Domineering Harriet Craig holds more regard for her home and its possessions than she does for any person in her life. Among those she treats like household objects are her kind husband ...
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Domineering Harriet Craig holds more regard for her home and its possessions than she does for any person in her life. Among those she treats like household objects are her kind husband Walter, whom she has lied to about her inability to have children; her cousin Claire, whom she treats like a secretary; and her servants whom she treats like slaves. Written by
Daniel Bubbeo <firstname.lastname@example.org>
In this film, Harriet recounts to several people her negative experiences working in a laundry in her youth. In her own life, Joan Crawford also had to work in a laundry because of her family's poverty, and hated it. Crawford's adopted daughter, Christina, theorized that this hatred led to the alleged "wire hangers" incident described by her in Mommie Dearest. See more »
Throughout the movie, there are no locks on the door of the Craig house. During the final scene, when Harriet gives her final speech, a lock can be seen above the doorknob. See more »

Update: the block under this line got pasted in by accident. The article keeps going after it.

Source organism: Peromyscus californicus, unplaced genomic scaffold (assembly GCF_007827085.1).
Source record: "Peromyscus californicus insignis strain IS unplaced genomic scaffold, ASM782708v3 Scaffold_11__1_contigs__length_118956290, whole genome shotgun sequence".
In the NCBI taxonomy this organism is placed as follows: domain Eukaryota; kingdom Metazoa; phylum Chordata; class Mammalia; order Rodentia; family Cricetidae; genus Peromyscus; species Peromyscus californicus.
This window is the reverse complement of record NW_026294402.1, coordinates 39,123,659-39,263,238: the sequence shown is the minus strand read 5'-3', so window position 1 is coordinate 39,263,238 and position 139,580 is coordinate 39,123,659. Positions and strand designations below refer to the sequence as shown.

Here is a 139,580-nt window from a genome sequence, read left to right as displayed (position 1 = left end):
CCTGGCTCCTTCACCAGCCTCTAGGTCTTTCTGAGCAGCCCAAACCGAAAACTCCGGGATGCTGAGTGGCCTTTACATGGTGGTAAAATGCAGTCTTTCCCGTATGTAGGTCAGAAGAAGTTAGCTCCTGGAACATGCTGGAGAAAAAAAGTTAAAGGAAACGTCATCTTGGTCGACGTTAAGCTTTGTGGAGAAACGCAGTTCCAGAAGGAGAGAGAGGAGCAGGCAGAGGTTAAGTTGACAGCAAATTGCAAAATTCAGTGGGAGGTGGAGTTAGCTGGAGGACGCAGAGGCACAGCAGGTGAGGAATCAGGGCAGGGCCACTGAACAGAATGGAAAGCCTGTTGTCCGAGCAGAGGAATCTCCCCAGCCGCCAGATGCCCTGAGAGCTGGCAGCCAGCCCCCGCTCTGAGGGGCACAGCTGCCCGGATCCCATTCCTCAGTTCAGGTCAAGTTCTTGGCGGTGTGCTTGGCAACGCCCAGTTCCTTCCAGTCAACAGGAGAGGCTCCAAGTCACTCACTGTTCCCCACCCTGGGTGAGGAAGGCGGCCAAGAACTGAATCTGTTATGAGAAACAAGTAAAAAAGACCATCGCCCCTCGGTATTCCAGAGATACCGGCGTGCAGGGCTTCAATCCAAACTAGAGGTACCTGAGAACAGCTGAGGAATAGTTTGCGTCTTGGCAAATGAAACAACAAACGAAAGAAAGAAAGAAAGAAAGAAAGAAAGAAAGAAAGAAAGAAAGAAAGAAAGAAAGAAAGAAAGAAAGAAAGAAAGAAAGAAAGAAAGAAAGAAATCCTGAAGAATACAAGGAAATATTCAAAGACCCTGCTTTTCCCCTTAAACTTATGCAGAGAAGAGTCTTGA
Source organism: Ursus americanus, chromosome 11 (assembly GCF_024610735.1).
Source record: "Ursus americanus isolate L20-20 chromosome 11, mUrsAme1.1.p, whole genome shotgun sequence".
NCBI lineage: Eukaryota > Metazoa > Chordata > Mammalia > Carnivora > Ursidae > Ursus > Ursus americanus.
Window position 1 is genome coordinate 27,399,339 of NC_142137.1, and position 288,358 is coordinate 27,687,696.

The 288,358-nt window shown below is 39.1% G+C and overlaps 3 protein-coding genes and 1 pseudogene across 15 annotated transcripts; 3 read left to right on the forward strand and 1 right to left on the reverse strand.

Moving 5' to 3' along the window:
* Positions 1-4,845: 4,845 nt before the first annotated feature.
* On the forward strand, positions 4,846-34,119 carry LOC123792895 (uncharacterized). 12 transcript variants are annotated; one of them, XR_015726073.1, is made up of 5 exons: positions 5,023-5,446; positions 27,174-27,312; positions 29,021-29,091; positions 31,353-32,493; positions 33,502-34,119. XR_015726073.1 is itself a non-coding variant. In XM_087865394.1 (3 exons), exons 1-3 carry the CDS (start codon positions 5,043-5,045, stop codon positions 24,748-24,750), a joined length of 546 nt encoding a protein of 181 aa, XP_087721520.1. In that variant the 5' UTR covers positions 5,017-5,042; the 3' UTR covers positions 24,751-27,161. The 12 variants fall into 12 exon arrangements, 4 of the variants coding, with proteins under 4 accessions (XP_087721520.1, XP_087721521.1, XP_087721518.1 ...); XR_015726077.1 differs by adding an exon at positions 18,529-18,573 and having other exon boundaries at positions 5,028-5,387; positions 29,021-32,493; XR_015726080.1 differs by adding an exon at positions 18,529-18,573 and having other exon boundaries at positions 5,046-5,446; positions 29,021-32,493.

Casting Joan Crawford as Harriet Craig was the perfect decision. She stars in this gloomy melodrama as a woman whose compulsion for cleanliness and complete control ultimately destroys her. I have heard before that this movie was written as a comedy (which is quite evident in the original version "Craig's Wife" starring Rosalind Russell) but due to Crawford's coldness in playing Harriet, the tone of the movie completely changed. Don't get me wrong, it does have its amusing moments, as unintentional as they might be. We see Crawford act completely condescending towards everyone she comes in contact with. It is made quite obvious that Harriet manipulates her husband, Walter, who believes Harriet is the perfect wife, by keeping him "happy" in the bedroom. Some rather suggestive dialogue even for 1950. The absolute best is when Harriet holds a dinner party for Walter's boss. She seems completely rude to her guests who all coincidentally happen to be over 50, making Harriet look like a glamour girl. Much of what makes this movie so amusing is the way in which the dialogue is presented, as well as Crawford's ridiculous gestures. "My that's a lovely vase.,' exclaims one of the guests, pointing towards Harriet's most prized possession. "It's Ming-Dynasty" replies Harriet proudly displaying her vase like some prize-girl on a gameshow. Harriet seems not to feel compassion for anyone and tolerates no mistakes. "I was wondering if you ever intended on serving the coffee, my guests have been waiting for quite some time!" Harriet shouts at her maids, causing one of them to drop a teacup. Harriet's looks as if she is about to explode as the cup shatters on the floor. "I'm so sorry Mrs. Craig!" "Yes, of course your sorry, but sorry won't mend my broken tea set!" sneers Harriet as she fires the maid. The movies seems to keep building just to show us how wicked Harriet is, including a visit to her husband's boss which is completely unforgettable. She interferes with her cousin's love life, almost causes her husband to lose his job, fires all of her staff, and to top it off is mean to the little boy next door. "What was Harriet Craig's Lie? proclaimed the posters and advertisements for this movie. The answer: Her entire existence. The lies just continue to pour out one after the other until everyone is so far driven by it, they leave. But does Harriet learn her lesson? Of course not, even the final line in the movie is a lie. So in the end all we see is Harriet with the only companion to whom she's stayed true...her house. This movie is by far one of my favorite Joan Crawford movies, and what's really coincidental about it, Harriet Craig, the character, almost foreshadows Joan's persona in Christina Crawford's trash novel "Mommie Dearest". Perhaps Christina saw this movie too many times, and confused the facts. :) ****If you liked this movie you'll LOVE Joan Crawford in "Queen Bee". It's like Harriet Craig, but set in the south! -Mark Thomas
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